COVID-19 is a new viral infection that was declared as a public health emergency of international concern in January 2020 (AlAteeq et al., 2020). Globally, as of September 11, 2020, there have been 28,040,853 confirmed cases of COVID-19, including 906,092 deaths, reported to the World Health Organization (2020). In the Philippines, the cumulative number of confirmed cases reported to the Philippine Department of Health (2020) has reached 252,964 cases. The Philippines has been one of the countries in Asia most impacted by the prolonged and widespread transmission of the coronavirus. As of this writing, the Philippines has the largest number of COVID-19 cases in Southeast Asia and surpassed Indonesia for the most reported cases in Southeast Asia on August 6, 2020 (Center for Strategic and International Studies, 2020; Ranada, 2020).

The Philippines has been severely affected by the COVID-19 public health disaster. Apart from the employment sector that was significantly affected by the crisis (Bautista et al., 2020), the pandemic also resulted in unprecedented challenges in education (Moralista & Oducado, 2020). Countries around the world scrambled to prepare for the health, economic, and educational challenges of containing the highly transmissible virus. Despite the aggressive interventions of the Philippine government to stop the further transmission of the disease, cases of COVID-19 in the country are still growing (Moralista & Oducado, 2020). The closure of schools and social isolation implemented globally can result in sudden anxiety among teachers (Talidong & Toquero, 2020). Teachers are transitioning through an uncertain period in terms of their professional (Allen et al., 2020) and personal lives. Apart from the obvious risks to physical health, the psychological impact of COVID-19 also carries significant threats and dangers to mental health and well-being as higher levels of anxiety and stress are further exacerbated by the on-going uncertainty of the situation. Moreover, aside from the conceivable stresses teachers face regarding the threat of COVID-19 to themselves and their families, they are forced to transition into the new normal in the educational landscape and undertake effective remedial education (Guillasper et al., 2020; Moralista & Oducado, 2020). Teachers may not necessarily have the technologies, resources, and competencies that they need to engage and succeed in this new modality of teaching.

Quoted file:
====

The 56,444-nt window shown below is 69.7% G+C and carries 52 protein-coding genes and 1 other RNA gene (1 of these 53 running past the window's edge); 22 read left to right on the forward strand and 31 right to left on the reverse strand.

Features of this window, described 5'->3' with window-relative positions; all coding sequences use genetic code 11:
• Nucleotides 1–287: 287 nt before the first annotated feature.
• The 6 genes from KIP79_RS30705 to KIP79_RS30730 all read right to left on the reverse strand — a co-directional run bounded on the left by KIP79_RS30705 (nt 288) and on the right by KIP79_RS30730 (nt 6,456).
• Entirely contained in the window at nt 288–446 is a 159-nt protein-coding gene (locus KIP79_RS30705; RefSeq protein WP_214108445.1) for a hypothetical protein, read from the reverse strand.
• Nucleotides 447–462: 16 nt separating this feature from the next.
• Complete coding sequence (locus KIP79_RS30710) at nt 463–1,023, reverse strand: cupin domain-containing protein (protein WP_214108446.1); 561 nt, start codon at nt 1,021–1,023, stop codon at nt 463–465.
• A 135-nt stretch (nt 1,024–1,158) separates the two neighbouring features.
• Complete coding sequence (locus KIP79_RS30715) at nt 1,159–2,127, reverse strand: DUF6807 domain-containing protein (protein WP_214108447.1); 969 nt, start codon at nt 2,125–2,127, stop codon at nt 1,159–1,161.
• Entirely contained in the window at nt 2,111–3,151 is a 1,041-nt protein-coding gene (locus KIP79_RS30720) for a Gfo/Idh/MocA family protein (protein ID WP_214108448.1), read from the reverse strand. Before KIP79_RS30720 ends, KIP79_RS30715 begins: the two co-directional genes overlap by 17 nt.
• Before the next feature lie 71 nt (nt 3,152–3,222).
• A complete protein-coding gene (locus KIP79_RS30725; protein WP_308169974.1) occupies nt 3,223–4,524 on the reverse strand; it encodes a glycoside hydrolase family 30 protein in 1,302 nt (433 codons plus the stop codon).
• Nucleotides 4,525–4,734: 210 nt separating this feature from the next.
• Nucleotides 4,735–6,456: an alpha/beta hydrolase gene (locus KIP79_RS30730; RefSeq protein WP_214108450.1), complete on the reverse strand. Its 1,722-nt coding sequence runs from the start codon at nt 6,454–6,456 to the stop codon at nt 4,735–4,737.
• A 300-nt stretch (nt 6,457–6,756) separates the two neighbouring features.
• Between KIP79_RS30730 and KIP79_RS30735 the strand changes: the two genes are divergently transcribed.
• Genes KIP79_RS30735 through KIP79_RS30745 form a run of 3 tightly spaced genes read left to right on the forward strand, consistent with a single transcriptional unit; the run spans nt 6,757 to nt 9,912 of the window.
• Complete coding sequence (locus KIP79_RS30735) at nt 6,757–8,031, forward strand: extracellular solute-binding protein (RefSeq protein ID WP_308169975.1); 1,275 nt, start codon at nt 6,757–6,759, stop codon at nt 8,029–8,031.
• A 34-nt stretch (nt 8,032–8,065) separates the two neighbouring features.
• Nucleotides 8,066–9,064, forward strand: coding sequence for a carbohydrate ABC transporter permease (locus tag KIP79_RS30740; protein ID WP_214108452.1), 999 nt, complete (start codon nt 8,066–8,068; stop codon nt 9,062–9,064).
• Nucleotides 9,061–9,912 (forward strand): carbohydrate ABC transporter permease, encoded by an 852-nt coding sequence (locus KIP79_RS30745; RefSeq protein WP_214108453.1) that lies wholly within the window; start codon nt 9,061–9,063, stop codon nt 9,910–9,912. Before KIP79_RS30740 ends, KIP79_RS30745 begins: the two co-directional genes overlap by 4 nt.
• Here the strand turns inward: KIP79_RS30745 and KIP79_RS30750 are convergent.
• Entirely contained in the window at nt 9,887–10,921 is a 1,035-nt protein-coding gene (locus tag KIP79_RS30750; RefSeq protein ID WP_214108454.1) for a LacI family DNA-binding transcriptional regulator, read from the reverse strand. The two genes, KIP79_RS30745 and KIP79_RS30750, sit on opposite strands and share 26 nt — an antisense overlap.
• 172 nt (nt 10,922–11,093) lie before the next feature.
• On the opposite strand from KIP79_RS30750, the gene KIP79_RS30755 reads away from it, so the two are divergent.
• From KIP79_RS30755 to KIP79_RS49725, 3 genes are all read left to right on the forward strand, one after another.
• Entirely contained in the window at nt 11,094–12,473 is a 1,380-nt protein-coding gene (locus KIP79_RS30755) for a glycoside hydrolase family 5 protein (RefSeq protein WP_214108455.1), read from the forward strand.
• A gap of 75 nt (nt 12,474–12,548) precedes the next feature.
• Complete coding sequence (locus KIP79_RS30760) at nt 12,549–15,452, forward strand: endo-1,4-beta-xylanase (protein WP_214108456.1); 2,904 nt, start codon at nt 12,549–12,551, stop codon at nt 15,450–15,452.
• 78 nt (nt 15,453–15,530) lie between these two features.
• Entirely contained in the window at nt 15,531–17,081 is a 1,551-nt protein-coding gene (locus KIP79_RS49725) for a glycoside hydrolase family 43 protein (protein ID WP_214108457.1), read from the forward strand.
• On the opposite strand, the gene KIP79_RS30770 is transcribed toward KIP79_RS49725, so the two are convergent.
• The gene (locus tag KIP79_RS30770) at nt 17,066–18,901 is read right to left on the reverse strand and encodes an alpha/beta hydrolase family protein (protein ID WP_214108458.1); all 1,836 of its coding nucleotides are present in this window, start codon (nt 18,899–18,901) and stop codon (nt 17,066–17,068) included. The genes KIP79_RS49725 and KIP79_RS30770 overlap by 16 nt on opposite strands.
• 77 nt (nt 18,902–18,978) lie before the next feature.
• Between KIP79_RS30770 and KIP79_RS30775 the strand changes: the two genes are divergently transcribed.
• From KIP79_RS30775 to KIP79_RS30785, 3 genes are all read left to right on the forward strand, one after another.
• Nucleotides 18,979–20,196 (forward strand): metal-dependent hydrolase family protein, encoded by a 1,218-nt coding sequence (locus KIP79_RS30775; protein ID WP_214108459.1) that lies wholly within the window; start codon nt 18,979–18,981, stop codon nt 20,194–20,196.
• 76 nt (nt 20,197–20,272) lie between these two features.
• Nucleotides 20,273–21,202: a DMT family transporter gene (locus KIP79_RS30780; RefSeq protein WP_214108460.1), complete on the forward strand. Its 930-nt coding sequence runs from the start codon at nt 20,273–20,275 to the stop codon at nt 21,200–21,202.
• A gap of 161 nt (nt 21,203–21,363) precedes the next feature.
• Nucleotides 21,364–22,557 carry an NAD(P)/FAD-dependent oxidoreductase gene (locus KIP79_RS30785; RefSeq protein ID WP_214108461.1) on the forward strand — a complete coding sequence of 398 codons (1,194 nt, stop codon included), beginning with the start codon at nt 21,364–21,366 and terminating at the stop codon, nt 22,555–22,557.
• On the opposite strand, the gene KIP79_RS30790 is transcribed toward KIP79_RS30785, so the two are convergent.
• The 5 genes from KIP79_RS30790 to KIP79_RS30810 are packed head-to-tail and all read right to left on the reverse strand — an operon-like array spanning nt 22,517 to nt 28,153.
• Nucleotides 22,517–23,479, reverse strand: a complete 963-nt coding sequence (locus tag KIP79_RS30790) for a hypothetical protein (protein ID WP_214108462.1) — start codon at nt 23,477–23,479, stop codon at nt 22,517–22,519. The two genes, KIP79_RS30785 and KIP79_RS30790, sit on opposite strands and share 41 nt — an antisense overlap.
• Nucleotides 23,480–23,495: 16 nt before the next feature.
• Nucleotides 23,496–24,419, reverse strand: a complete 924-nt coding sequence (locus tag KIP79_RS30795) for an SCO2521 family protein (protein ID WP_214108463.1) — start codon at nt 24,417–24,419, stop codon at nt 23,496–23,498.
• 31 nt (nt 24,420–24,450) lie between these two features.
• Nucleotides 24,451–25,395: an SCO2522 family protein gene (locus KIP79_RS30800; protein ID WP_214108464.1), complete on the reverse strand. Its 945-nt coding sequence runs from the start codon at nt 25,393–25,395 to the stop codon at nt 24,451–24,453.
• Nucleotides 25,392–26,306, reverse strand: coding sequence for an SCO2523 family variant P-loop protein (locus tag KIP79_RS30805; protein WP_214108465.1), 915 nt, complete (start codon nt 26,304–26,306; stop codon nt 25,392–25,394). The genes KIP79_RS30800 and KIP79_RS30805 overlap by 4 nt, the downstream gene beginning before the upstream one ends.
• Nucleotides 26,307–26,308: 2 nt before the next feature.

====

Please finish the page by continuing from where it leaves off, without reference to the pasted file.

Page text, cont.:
The impact on the mental health of other epidemics like SARS, MERS-CoV, H1N1, and Ebola has also been recorded (Zhang & Ma, 2020). The knowledge about COVID-19 is evolving and research regarding the impact of the COVID-19 pandemic on mental health and quality of life (QoL) is growing. Some studies conducted on the impact of COVID-19 QoL involved patients with breast (Bargon et al., 2020) and ovarian cancer (Frey et al., 2020) and sarcomas (Younger et al., 2020). The immediate impact of the COVID-19 pandemic on mental health and QoL of the general local Chinese residents (Zhang & Ma, 2020), health and well-being of Moroccan adults not infected with COVID-19 after two months of quarantine (Samlani et al., 2020), and the QoL of people with no mental health-related diagnoses and those diagnosed with severe mental health disorders in European countries have also been investigated (Repišti et al., 2020).

Understanding how COVID-19 impacts the lives of the people in severely affected countries (Zhang & Ma, 2020), like the Philippines, is imperative. Despite the growing research on QoL, the literature about Filipinos is scarce among, particularly about professional teachers. This study was conducted to determine the impact of the COVID-19 pandemic on QoL primarily related to the mental health of licensed professional teachers in the Philippines.


Study Design

This study employed a descriptive, cross-sectional research design. The participants of this study were the licensed professional Filipino teachers enrolled in the master’s and doctoral program majoring in Educational Management at a government-funded college in the Philippines. A total of 140 participants were invited, 139 responded, for a response rate of 99%.

The online survey was conducted August 27-29, 2020. Administrative clearance to conduct the study was obtained from the Dean of the Graduate program. Participants were informed of the purpose of the study. The participants were reminded that proceeding with the survey grants their consent to voluntarily participate in the survey. Confidentiality of data and anonymity of participants were guaranteed throughout the study.

Survey Instrument